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Pakistan to pursue release of detainees

| Sunday, Aug. 18, 2002

KARACHI, Pakistan — Pakistan is seeking the release of some of the 58 Pakistanis held at the U.S. naval base at Guantanamo Bay, Cuba because they are not hardcore al-Qaida members, a senior official said Saturday.

Interior Minister Moinuddin Haider said a team of Pakistani anti-terrorism expert visited Guantanamo recently to interrogate Pakistanis and others held there. Most of them were not al-Qaida members but simply ordinary people who went to Afghanistan to fight for the Taliban during last year's U.S. military campaign, he said.

Haider hinted at the possible release of some of the prisoners but did not say how many or when.

"We are in contact with U.S. officials to this effect, and President (Gen. Pervez) Musharraf would take up the matter in the U.S. next month. We are hopeful for positive results," Haider said.

Musharraf plans to travel to the United States next month for the annual U.N. General Assembly debate in New York City.

Pakistan became a key ally of the United States in the war against terrorism after Musharraf abandoned support for the Taliban following the Sept. 11 terrorist attacks.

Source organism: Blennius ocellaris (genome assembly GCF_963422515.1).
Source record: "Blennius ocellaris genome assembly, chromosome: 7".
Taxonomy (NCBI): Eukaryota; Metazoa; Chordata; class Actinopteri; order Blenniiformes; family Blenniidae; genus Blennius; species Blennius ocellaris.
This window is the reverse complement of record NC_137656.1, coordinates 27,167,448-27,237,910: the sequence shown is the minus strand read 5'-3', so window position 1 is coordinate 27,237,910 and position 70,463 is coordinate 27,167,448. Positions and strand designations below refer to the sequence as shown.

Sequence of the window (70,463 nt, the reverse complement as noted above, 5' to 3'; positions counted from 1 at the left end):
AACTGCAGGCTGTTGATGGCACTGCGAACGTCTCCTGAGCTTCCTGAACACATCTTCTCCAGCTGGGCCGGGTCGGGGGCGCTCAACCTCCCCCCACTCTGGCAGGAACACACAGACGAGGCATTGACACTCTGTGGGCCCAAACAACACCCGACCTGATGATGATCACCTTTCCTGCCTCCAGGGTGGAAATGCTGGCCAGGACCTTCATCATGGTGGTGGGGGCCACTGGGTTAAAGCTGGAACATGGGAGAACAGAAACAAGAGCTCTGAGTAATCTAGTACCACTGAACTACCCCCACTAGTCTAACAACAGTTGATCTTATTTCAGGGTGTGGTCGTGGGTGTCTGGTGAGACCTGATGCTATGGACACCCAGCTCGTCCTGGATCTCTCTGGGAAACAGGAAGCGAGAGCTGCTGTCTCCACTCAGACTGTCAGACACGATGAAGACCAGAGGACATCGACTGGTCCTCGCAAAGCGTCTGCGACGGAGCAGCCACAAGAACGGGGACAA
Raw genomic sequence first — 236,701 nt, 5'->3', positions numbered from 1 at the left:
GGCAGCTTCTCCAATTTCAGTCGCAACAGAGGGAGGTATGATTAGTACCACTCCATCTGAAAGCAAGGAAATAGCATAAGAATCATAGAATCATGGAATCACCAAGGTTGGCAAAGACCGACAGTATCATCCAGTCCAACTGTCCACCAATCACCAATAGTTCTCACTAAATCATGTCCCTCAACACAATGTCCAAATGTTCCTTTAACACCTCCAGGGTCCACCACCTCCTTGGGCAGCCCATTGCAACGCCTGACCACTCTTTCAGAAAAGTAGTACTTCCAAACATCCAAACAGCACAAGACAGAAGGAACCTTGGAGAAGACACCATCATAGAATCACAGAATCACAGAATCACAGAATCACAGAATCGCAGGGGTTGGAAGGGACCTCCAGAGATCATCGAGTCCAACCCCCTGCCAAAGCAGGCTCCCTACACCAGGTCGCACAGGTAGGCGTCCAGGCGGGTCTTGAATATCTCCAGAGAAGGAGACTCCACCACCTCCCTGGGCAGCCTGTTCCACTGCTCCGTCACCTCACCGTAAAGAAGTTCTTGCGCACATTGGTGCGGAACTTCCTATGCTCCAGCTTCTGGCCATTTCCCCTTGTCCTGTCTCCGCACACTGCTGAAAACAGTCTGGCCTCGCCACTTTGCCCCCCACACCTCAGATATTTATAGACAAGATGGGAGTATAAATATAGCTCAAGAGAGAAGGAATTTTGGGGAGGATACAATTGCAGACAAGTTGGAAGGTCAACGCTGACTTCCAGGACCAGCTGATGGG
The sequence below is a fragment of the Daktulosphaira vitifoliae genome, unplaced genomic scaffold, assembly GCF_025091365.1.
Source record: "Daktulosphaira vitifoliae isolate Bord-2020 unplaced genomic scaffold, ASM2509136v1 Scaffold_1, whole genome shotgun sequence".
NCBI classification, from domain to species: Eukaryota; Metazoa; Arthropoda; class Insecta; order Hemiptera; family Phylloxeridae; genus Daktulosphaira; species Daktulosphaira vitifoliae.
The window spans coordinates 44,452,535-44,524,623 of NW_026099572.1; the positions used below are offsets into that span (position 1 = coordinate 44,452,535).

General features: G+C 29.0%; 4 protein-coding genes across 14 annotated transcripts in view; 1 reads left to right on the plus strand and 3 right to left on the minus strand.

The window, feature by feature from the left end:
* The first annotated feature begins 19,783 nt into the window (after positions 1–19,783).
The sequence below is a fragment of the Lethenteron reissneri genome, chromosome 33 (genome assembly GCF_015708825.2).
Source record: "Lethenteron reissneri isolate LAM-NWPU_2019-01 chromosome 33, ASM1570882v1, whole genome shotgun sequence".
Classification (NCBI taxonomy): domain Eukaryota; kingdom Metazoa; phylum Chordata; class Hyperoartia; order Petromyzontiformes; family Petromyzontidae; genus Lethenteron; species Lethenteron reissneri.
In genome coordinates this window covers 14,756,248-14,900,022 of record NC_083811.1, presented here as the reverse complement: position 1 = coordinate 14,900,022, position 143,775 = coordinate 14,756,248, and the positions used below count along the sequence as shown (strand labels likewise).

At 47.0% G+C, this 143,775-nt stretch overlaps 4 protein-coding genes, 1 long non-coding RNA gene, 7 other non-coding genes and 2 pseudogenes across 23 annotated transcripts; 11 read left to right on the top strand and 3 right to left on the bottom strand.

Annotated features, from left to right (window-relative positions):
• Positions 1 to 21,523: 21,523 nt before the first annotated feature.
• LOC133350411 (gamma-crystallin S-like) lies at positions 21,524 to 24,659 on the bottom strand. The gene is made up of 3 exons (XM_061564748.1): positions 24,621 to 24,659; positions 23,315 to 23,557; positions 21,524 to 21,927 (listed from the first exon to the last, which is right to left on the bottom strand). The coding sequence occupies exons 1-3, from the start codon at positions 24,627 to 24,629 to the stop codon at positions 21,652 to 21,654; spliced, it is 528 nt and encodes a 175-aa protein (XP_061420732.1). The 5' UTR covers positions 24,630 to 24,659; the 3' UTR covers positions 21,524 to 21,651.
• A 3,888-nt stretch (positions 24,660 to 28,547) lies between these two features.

Pakistani officials say the government has handed over more than 300 suspected al-Qaida members to the United States. They were captured in the remote tribal areas along the Afghan border and in raids in Faisalabad, Lahore and other major cities in Pakistan.

Among them was Abu Zubaydah - believed to be the highest-ranking al-Qaida member in U.S. custody. He was arrested in March in Faisalabad while allegedly attempting to reorganize the movement following the collapse of the Taliban last year.

Despite Pakistan's support for the anti-terrorism war, thousands of men heeded the call of hardline clerics and rushed to Afghanistan to help defend the hardline Islamic movement as the United States prepared for military operations, which began Oct. 7. Many of them were killed or were captured when the Taliban collapsed under relentless U.S. bombing; others managed to escape back into Pakistan.

Haider said his government is taking steps to reduce the influence of hardline clerics and to rid Pakistan of terrorist groups. The government also is focusing on reforming the Islamic school system, he said, adding that extremists are giving Islam a bad name.

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